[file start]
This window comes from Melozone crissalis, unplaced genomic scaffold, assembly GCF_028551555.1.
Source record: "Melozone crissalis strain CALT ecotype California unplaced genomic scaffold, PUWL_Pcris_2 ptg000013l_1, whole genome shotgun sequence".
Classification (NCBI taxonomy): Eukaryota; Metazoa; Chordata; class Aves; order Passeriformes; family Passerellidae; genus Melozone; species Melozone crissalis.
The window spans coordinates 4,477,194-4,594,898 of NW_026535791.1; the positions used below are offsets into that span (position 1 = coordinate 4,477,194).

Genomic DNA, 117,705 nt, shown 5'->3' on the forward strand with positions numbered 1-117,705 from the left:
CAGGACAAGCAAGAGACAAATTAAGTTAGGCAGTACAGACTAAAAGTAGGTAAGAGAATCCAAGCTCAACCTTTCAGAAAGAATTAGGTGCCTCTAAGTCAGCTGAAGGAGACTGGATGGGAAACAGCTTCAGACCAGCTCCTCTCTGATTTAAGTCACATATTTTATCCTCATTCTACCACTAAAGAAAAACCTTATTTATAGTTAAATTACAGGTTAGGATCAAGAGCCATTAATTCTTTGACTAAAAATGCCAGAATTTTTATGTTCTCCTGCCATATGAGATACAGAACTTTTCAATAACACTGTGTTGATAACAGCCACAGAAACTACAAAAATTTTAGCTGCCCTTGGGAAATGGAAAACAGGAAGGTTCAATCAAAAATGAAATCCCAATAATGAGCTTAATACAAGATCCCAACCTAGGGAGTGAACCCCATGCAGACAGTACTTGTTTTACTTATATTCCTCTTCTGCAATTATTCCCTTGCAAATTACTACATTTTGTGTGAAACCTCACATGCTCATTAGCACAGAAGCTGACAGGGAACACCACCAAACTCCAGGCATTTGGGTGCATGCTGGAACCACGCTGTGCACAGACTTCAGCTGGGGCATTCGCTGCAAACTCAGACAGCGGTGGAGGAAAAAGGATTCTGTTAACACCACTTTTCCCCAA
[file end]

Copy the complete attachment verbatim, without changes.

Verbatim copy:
This window comes from Melozone crissalis, unplaced genomic scaffold, assembly GCF_028551555.1.
Source record: "Melozone crissalis strain CALT ecotype California unplaced genomic scaffold, PUWL_Pcris_2 ptg000013l_1, whole genome shotgun sequence".
Classification (NCBI taxonomy): Eukaryota; Metazoa; Chordata; class Aves; order Passeriformes; family Passerellidae; genus Melozone; species Melozone crissalis.
The window spans coordinates 4,477,194-4,594,898 of NW_026535791.1; the positions used below are offsets into that span (position 1 = coordinate 4,477,194).

Genomic DNA, 117,705 nt, shown 5'->3' on the forward strand with positions numbered 1-117,705 from the left:
CAGGACAAGCAAGAGACAAATTAAGTTAGGCAGTACAGACTAAAAGTAGGTAAGAGAATCCAAGCTCAACCTTTCAGAAAGAATTAGGTGCCTCTAAGTCAGCTGAAGGAGACTGGATGGGAAACAGCTTCAGACCAGCTCCTCTCTGATTTAAGTCACATATTTTATCCTCATTCTACCACTAAAGAAAAACCTTATTTATAGTTAAATTACAGGTTAGGATCAAGAGCCATTAATTCTTTGACTAAAAATGCCAGAATTTTTATGTTCTCCTGCCATATGAGATACAGAACTTTTCAATAACACTGTGTTGATAACAGCCACAGAAACTACAAAAATTTTAGCTGCCCTTGGGAAATGGAAAACAGGAAGGTTCAATCAAAAATGAAATCCCAATAATGAGCTTAATACAAGATCCCAACCTAGGGAGTGAACCCCATGCAGACAGTACTTGTTTTACTTATATTCCTCTTCTGCAATTATTCCCTTGCAAATTACTACATTTTGTGTGAAACCTCACATGCTCATTAGCACAGAAGCTGACAGGGAACACCACCAAACTCCAGGCATTTGGGTGCATGCTGGAACCACGCTGTGCACAGACTTCAGCTGGGGCATTCGCTGCAAACTCAGACAGCGGTGGAGGAAAAAGGATTCTGTTAACACCACTTTTCCCCAA